The second is that public discourse in Saudi Arabia is based almost exclusively on references to Islam and such references are inevitably historically specific. That is to say: people in power interpret Islam differently in different times and places. For instance, Ayatollah Khomeini of Iran reversed his position on women’s political rights. In 1962 he said it was against Islam for women to vote. In 1979 he said Muslim women had a duty to intervene in politics. Saudi Arabia has also seen revisions. In 1979 protestors laid siege to the Grand Mosque in Makkah, alleging moral degeneracy among the kingdom’s political leaders. The government responded with what Saudi women media veterans describe as a wave of ‘anti-women’ activity, which included removing women from many types of television programme and enforcing strict segregation in public places. This reaction conformed to what often occurs when certain interest groups need to put on a show of unity. They do so by pressurising the less powerful to abide by norms legitimized by reference to ‘tradition’. In this case ‘tradition’ is equated with Islam. Yet, as the scholar Hannah Papanek has noted, so-called traditions may be concocted by the already powerful from their own particular visions of the past and hopes for future power.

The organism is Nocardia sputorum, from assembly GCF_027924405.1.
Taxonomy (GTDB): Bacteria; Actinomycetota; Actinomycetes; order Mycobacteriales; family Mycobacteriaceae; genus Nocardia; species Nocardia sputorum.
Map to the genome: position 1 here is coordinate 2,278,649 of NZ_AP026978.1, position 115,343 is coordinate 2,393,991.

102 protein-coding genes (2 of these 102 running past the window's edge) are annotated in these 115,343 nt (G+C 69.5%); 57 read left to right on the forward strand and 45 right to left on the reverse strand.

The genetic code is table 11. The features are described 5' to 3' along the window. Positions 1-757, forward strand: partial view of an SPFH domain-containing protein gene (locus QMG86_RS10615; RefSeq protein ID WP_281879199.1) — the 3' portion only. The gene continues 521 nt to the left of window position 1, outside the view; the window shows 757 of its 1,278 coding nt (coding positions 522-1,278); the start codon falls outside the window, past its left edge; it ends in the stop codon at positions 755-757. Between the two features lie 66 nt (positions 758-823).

The third background observation relates to ways of evaluating change in media portrayals of women. The question of how to approach such an evaluation may appear very challenging when portrayals are highly contradictory. The 2005 edition of the Arab Human Development Report, subtitled The Rise of Women in the Arab World, concluded that: ‘Contradiction is the outstanding characteristic of images of Arab women in the media as in society itself’. Widely differing images of women appear across all types of programmes on Saudi-owned television channels, including MBC, Rotana, Al-Risalah and Al-Majd. Because meanings are not fixed, no-one really knows how individual viewers interpret the diverse portrayals they see in the media. On the other hand, the more diverse the portrayals, the more scope there is for diverse interpretations. This implies that, instead of trying to evaluate portrayals in terms of whether they are ‘pro’ or ‘anti’ women, they can be evaluated in terms of the extent of diversity. When the diversity of characters and narratives increases, in both factual and fictional media content, the range of reference points also increases for discussion of issues relating to women’s status.